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Can you help me with my software licensing question?

I'm confused about the state of OpenSolaris/SunOS/OracleExpress..

Can I use SunOS 10 for free? In a productive commercial environment?

Thanks!

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marked as duplicate by Iain, jscott, Massimo, warren, Bart De Vos Jun 22 '11 at 9:26

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You should speak to your local Oracle representative about this. –  Iain Jun 21 '11 at 9:09
    
Presumably you mean Solaris 10, in which the kernel identifies itself as SunOS 5.10 - there is no "SunOS 10". –  alanc Jun 21 '11 at 23:44
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2 Answers

At the very least if you wish to download & apply patches you have to have a maintenance agreement.

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OpenSolaris is composed of several consolidations and the main one is OS/Net which has the kernel and much of the userland. Other components of it are the pkg tools, X, etc. Oracle has stopped sharing updates it does to the OS/Net consolidation (most of the OpenSolaris OS). These changes are not flowing from their internal repository to the public OpenSolaris repository anymore. This means that the core development in OpenSolaris is dead which renders the project defunct. People can still see and somehow participate in IPS and Caiman (installer) development but getting your patches accepted is an esoteric process. Advice: look at OpenIndiana (distro) and Illumos (equivalent to OpenSolars OS/Net).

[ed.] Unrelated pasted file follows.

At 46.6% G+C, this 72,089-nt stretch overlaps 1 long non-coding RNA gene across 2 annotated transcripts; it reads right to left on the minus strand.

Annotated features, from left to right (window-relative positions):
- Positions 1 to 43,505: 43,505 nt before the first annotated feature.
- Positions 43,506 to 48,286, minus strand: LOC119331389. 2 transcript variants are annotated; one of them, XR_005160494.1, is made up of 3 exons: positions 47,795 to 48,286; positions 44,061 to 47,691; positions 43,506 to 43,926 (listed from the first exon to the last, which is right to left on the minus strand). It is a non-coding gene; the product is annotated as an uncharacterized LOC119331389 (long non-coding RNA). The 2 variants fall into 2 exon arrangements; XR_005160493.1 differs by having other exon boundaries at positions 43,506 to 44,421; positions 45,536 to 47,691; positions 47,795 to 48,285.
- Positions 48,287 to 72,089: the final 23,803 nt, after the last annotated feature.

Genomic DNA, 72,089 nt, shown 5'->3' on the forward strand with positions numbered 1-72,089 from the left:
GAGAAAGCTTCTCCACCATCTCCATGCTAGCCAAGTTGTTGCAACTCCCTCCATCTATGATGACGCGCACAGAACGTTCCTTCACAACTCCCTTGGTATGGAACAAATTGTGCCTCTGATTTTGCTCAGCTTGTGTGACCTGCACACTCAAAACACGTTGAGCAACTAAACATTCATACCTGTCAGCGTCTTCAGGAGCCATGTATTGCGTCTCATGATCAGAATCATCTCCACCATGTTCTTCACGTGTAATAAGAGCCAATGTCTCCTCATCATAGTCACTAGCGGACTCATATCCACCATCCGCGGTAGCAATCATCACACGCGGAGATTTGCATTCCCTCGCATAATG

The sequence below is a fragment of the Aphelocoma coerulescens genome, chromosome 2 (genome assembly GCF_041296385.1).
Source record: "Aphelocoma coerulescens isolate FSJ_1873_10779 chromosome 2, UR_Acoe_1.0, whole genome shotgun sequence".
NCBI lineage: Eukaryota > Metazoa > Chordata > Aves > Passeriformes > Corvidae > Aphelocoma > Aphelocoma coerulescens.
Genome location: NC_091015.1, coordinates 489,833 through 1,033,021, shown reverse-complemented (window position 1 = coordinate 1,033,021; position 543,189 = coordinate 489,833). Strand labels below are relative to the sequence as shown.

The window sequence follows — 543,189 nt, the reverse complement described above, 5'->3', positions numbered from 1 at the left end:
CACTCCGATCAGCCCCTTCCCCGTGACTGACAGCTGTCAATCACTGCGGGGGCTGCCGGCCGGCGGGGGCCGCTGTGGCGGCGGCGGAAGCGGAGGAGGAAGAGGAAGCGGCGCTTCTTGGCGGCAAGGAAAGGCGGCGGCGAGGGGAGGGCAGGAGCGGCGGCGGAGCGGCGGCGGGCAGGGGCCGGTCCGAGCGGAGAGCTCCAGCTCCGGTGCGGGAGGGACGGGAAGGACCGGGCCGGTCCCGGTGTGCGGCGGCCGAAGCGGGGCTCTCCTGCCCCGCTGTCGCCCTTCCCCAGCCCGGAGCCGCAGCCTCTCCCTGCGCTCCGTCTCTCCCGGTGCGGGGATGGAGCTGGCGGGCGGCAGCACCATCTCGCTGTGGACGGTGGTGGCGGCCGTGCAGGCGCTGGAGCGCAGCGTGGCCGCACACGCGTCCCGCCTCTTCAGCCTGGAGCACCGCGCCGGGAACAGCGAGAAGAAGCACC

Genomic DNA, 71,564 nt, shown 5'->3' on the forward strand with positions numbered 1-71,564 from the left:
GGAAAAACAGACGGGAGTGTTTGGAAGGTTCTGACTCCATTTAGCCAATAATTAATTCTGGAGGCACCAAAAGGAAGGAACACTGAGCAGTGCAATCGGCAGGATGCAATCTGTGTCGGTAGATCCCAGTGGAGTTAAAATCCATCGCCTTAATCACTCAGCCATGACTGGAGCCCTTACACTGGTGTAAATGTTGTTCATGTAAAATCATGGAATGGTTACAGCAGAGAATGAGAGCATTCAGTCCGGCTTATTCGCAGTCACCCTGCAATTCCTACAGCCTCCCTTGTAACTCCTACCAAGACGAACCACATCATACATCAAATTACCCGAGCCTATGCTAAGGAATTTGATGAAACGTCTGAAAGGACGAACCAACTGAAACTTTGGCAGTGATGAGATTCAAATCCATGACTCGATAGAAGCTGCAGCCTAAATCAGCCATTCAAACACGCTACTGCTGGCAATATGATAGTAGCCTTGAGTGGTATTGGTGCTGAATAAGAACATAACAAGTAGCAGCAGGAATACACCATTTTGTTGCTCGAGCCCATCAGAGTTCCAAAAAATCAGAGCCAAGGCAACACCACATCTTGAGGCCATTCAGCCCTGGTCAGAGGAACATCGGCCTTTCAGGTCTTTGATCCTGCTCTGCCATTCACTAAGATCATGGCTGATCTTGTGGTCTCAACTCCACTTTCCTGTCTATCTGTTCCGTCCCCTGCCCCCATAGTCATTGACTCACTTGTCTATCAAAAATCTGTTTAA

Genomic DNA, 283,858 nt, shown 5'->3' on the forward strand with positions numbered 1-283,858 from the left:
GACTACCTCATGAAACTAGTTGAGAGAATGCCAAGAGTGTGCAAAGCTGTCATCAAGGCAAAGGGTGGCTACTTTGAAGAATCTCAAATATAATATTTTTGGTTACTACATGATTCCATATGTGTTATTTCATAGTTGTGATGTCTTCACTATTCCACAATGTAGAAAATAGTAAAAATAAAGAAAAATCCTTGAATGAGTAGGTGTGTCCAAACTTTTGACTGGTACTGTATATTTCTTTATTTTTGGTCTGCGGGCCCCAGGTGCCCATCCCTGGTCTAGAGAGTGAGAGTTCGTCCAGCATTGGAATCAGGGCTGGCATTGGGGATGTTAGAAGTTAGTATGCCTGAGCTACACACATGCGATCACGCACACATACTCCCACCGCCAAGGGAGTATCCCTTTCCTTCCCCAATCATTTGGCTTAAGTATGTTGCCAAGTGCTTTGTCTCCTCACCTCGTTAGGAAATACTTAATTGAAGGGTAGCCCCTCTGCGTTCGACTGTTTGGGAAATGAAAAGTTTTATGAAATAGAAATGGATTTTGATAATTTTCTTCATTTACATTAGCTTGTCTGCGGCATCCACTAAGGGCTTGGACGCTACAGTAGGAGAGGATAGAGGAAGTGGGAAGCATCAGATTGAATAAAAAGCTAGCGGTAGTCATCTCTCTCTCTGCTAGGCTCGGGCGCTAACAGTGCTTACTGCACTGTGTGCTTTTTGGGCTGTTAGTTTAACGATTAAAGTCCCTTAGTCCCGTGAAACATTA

OpenSolaris.org is still up and Oracle is accepting patches if you wish to sign their OCA (Oracle Contributor Agreement), if you are willing to transfer copyright to Oracle. Since your own contribution won't be made available, people have had no incentive to collaborate in this way so OpenSolaris is essentially dead as a project, product or whatever.

Oracle has changed the licensing policy for Solaris 10 in that it's not possible to use it in production without a support contract. You can download the DVD ISO for test, development and prototype purposes but when you start making money out of it, you need a support contract or you're breaking the license terms that you agreed to when you downloaded the software.

Right after the Sun acquisition, Oracle tried to impose a 30-day trial limit on Solaris 10 but that didn't work so they reverted back to the policy I explained above. The same applies to Solaris 11 Express.

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